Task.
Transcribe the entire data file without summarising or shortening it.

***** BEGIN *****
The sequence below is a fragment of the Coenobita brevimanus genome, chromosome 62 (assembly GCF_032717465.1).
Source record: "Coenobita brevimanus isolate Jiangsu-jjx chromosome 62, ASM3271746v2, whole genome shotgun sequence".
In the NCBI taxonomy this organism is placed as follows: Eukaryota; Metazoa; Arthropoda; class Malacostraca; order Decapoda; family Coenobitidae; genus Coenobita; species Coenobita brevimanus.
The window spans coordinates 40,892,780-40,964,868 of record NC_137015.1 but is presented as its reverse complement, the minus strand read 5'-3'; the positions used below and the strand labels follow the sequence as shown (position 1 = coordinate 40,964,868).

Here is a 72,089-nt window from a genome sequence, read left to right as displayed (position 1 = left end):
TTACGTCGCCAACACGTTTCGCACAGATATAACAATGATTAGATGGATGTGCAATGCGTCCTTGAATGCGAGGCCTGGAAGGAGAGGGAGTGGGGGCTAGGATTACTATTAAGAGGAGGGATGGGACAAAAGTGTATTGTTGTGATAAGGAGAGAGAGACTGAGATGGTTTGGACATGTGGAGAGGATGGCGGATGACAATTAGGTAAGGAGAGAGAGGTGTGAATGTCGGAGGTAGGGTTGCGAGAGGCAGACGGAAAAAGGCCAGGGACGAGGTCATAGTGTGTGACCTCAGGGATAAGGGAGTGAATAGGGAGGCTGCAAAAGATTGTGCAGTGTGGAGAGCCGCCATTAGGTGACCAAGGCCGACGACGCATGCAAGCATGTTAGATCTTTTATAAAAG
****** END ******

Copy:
The sequence below is a fragment of the Coenobita brevimanus genome, chromosome 62 (assembly GCF_032717465.1).
Source record: "Coenobita brevimanus isolate Jiangsu-jjx chromosome 62, ASM3271746v2, whole genome shotgun sequence".
In the NCBI taxonomy this organism is placed as follows: Eukaryota; Metazoa; Arthropoda; class Malacostraca; order Decapoda; family Coenobitidae; genus Coenobita; species Coenobita brevimanus.
The window spans coordinates 40,892,780-40,964,868 of record NC_137015.1 but is presented as its reverse complement, the minus strand read 5'-3'; the positions used below and the strand labels follow the sequence as shown (position 1 = coordinate 40,964,868).

Here is a 72,089-nt window from a genome sequence, read left to right as displayed (position 1 = left end):
TTACGTCGCCAACACGTTTCGCACAGATATAACAATGATTAGATGGATGTGCAATGCGTCCTTGAATGCGAGGCCTGGAAGGAGAGGGAGTGGGGGCTAGGATTACTATTAAGAGGAGGGATGGGACAAAAGTGTATTGTTGTGATAAGGAGAGAGAGACTGAGATGGTTTGGACATGTGGAGAGGATGGCGGATGACAATTAGGTAAGGAGAGAGAGGTGTGAATGTCGGAGGTAGGGTTGCGAGAGGCAGACGGAAAAAGGCCAGGGACGAGGTCATAGTGTGTGACCTCAGGGATAAGGGAGTGAATAGGGAGGCTGCAAAAGATTGTGCAGTGTGGAGAGCCGCCATTAGGTGACCAAGGCCGACGACGCATGCAAGCATGTTAGATCTTTTATAAAAG